Our hosts mentioned that this was actually their slow time of the year because of the heat and because they thought parents were getting ready to send kids off to school (keep this in mind if you're planning a trip out here). They also mentioned that the Texas State Railroad puts on a mystery ride - Murder on the dis-Oriented Express. Several people act out a scene during the ride and the riders get to try to figure out 'whodunit'. Correct answers are used for a drawings which have included trips to New Orleans - something else to keep in mind. By the way, murder mysteries seem to be a popular thing in this area, the Wiffletree Inn also has their own murder mystery which includes visits to Palestine landmarks, including a cemetery, in search of clues.
We arrived at the Palestine depot at about 10AM - we had plenty of time for a tour of the work in progress of the collection's largest machine, the 610. We had been offered a tour the day before so I asked for a tour. Kyle, a 7 year old boy, showed up to take us to his grandfather and the 610. As we walked to the 610, Kyle's grandfather said he was a bit tied up but Kyle jumped at the opportunity to show us around. You can tell Kyle really loved doing his job - it was like he was showing us all of his toys; he gave us a tour of the 610 cabin, showing us where the throttle and breaks were and how to check the fire. Then he offered us a tour of the caboose. I asked Kyle if his grandfather ever came home singing '...I've been working on railroad' but he didn't think he had ever heard him singing it.
The 50 mile round trip takes about 4 hours: 1 and half hours each way plus 1 hour in between each leg for lunch and touring the facilities. On our leg from Palestine to Rusk, our passenger car with big windows and no A/C, was right behind the engine(if your thinking about the murder mystery train, I'm told they don't use these open passenger cars). The nice thing about this is that you get to hear and feel the engine at work! You'll have to go to see what I'm talking about. As I mentioned before, the car is not air conditioned but, once you get going, the breeze makes the ride tolerable. Also, you're allowed to bring drinks on board (no alcohol) or you can buy drinks or ice cream on board.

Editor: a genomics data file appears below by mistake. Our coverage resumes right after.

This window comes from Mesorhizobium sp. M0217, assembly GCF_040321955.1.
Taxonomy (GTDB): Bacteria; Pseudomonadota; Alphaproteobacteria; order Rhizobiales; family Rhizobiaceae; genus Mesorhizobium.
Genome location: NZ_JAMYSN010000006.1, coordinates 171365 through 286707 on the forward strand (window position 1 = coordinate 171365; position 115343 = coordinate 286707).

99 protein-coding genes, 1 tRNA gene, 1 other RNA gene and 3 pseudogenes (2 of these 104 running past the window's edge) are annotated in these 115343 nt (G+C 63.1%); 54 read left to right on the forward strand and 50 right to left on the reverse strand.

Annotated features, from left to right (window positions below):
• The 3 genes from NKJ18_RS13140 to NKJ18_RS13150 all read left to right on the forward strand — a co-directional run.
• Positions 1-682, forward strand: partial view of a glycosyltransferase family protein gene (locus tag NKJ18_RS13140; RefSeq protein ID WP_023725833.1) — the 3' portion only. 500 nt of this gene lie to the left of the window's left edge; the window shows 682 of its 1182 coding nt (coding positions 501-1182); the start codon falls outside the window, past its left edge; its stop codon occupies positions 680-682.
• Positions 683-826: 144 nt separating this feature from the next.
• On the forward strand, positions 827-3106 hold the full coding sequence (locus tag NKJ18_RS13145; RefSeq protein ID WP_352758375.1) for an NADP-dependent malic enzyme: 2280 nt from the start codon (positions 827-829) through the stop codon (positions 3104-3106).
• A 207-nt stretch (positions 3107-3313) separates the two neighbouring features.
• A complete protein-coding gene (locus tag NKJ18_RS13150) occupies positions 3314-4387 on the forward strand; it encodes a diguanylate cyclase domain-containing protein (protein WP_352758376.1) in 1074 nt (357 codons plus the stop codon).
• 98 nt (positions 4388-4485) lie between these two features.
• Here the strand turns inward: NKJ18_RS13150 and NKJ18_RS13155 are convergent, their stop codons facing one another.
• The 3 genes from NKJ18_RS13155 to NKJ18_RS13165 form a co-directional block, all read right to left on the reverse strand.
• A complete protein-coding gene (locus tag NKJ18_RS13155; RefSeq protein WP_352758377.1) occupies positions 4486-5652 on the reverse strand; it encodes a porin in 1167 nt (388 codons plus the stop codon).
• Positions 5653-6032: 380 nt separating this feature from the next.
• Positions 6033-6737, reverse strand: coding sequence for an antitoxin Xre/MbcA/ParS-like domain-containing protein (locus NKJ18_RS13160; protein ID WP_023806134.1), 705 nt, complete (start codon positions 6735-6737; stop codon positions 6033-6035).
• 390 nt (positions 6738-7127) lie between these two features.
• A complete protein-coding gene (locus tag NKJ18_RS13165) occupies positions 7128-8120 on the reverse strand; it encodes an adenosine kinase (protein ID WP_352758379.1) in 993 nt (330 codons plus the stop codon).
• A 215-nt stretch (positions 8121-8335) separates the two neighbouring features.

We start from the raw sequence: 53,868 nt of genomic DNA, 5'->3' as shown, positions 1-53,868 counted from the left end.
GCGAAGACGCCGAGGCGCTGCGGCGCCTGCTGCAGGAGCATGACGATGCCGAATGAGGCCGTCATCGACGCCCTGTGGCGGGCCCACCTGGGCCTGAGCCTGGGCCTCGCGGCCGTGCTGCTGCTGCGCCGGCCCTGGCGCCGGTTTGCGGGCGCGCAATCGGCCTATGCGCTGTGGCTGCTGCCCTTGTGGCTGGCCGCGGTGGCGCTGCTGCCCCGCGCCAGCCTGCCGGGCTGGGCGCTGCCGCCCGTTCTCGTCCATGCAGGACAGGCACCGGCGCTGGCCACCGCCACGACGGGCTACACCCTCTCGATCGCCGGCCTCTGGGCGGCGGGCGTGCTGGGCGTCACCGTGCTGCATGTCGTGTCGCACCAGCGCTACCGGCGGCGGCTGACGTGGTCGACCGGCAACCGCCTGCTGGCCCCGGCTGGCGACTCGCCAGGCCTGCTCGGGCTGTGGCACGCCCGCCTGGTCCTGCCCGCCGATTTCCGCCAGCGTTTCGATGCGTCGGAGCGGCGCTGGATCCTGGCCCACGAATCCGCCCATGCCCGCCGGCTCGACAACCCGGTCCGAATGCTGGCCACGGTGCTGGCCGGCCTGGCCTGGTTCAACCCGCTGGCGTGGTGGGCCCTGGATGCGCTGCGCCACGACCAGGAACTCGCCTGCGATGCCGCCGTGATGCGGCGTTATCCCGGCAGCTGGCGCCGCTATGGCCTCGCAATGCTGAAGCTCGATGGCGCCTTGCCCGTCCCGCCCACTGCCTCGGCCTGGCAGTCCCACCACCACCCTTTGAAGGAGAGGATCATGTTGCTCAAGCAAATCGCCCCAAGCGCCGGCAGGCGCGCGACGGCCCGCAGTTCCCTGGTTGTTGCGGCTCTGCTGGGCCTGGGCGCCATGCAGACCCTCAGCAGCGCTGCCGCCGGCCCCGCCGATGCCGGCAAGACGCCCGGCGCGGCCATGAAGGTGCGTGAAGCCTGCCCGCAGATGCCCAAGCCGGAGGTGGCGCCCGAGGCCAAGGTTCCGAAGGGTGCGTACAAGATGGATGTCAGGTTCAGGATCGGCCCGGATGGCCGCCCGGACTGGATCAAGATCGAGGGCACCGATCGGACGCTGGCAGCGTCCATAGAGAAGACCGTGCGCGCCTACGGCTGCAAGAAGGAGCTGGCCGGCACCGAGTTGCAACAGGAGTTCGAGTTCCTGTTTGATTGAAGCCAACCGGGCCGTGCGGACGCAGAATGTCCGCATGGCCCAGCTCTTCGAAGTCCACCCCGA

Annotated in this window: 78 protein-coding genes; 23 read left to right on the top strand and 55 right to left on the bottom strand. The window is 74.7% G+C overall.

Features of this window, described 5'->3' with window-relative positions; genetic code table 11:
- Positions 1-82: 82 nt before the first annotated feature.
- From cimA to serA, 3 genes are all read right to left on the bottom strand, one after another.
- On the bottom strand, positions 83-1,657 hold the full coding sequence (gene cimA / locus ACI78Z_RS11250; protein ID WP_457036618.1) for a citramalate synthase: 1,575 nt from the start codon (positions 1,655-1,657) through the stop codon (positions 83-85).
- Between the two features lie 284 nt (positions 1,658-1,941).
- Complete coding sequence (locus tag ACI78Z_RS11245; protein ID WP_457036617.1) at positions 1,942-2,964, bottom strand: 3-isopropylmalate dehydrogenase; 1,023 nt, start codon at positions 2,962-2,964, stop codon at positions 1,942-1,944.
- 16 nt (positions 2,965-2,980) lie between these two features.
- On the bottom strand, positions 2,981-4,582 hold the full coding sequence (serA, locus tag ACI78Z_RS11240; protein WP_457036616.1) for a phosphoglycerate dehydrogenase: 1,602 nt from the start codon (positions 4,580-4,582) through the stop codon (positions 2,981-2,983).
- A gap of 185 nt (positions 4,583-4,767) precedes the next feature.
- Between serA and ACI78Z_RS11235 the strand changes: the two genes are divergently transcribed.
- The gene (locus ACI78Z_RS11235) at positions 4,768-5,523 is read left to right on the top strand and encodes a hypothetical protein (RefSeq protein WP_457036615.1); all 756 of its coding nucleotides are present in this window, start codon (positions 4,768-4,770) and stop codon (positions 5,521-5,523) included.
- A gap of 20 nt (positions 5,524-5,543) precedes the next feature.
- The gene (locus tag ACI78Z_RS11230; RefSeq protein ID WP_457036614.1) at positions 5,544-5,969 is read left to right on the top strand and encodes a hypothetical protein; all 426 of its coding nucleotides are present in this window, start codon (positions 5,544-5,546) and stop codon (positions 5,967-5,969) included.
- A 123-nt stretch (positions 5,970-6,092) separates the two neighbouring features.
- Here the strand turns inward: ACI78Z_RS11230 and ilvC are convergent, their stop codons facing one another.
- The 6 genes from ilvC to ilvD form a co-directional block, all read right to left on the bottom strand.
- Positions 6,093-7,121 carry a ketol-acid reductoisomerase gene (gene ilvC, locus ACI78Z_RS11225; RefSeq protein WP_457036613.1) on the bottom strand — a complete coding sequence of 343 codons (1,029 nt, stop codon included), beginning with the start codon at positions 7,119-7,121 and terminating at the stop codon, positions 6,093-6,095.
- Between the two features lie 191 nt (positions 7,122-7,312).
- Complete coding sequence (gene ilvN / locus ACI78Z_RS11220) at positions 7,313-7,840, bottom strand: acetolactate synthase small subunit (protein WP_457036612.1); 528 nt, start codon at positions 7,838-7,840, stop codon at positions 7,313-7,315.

At the same time you're leaving the Palestine depot, another train is leaving the Rusk depot. About halfway into the 25 mile line or 45 minutes into the ride, the west bound train (the one that just left Rusk) will pull into a siding and wait for the east bound train to pass. This is when you should have your camera ready. To be ready, be sure to be on the left side of the train so you can see the other train. Actually, I think the view is better when you're on the Palestine bound train because you're stopped and waiting for the other train to pass.
The people riding the train range from infants with their parents to senior citizens (many with their grand-children). While the children are the most excited at first, they quickly get bored with the ride. If you don't think your children will be able to survive three hours on a train, you may want to contact the Texas State Railroad about a "short round trip". As we were heading to Rusk, we made a stop at Sidewinder (a small, unattended depot), where several people got on. As we were heading back to Palestine, again we stopped and several people got off to catch the Rusk-bound train. The only drawback is that you will not get to see the trains cross. An employee tells me they are trying this out so be sure to check with the railroad when making plans.
Heading back to Houston we decided to try a different route: 287 to 59. Again, taking the back roads we were still able to maintain safe speeds at 80-85mph. Surprisingly, our drive still took 2 and half hours even though this route was about 10 miles longer.
How did my little 02 hold up during the 600 mile drive? Just great. We had one small problem with the A/C an hour outside of Palestine but that went away after we turned it off for a few minutes. Since then, it hasn't given us any more problems.